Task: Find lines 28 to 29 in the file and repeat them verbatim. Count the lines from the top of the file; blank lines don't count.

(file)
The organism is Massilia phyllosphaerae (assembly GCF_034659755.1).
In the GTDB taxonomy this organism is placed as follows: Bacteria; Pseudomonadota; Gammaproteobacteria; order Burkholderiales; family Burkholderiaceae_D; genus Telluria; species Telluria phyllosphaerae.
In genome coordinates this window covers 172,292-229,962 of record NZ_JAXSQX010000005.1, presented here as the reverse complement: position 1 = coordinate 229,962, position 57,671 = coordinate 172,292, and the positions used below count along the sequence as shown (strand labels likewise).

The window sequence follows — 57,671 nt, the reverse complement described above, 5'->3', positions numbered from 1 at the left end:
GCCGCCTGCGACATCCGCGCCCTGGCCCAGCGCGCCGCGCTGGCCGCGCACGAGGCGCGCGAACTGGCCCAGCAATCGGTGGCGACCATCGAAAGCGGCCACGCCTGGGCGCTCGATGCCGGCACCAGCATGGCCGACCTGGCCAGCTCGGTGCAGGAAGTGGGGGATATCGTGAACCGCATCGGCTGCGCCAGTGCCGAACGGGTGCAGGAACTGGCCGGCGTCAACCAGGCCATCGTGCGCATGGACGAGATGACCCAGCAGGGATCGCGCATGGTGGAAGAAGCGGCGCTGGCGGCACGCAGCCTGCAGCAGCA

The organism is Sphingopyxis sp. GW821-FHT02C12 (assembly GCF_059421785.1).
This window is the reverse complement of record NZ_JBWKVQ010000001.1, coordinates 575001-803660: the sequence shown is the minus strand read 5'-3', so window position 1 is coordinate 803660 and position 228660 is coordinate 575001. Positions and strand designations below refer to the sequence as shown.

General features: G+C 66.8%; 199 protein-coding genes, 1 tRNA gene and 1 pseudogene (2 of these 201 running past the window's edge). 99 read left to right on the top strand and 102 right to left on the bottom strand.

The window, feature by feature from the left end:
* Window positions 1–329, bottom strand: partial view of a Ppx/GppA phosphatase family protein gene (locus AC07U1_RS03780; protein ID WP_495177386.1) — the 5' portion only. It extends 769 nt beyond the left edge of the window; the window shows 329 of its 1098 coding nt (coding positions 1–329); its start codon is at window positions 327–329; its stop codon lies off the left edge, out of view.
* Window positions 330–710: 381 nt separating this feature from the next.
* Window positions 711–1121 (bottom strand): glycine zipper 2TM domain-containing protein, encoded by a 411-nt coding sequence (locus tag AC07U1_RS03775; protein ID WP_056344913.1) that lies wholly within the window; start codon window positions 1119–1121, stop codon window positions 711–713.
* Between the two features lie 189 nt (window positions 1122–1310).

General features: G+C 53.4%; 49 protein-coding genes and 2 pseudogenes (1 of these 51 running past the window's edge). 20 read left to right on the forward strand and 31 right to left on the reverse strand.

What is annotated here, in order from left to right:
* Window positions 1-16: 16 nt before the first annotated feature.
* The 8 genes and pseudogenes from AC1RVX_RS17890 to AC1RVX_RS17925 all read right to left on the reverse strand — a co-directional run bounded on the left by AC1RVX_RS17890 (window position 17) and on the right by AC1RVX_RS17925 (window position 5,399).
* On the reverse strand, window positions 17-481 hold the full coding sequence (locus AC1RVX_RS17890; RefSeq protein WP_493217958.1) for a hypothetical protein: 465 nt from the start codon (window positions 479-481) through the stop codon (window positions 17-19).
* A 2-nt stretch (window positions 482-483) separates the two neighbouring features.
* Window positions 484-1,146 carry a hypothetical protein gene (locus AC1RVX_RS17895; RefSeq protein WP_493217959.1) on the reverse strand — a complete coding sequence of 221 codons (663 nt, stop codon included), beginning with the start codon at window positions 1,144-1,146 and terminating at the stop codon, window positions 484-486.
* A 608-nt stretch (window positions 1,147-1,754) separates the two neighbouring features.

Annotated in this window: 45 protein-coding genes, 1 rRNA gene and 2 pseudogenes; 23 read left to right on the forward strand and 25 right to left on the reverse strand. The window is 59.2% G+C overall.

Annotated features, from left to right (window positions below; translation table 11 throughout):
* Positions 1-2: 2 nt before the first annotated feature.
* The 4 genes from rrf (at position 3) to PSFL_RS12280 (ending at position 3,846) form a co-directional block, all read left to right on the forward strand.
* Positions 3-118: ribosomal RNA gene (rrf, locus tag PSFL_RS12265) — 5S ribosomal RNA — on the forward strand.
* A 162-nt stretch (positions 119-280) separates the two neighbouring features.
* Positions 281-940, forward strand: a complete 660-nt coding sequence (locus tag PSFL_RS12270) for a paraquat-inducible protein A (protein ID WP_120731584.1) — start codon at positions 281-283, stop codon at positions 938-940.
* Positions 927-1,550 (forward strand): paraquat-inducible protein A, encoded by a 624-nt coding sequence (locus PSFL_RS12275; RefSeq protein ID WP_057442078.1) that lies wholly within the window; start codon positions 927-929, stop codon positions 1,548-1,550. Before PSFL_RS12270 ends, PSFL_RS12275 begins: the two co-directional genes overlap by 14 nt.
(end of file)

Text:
* Positions 281-940, forward strand: a complete 660-nt coding sequence (locus tag PSFL_RS12270) for a paraquat-inducible protein A (protein ID WP_120731584.1) — start codon at positions 281-283, stop codon at positions 938-940.
* Positions 927-1,550 (forward strand): paraquat-inducible protein A, encoded by a 624-nt coding sequence (locus PSFL_RS12275; RefSeq protein ID WP_057442078.1) that lies wholly within the window; start codon positions 927-929, stop codon positions 1,548-1,550. Before PSFL_RS12270 ends, PSFL_RS12275 begins: the two co-directional genes overlap by 14 nt.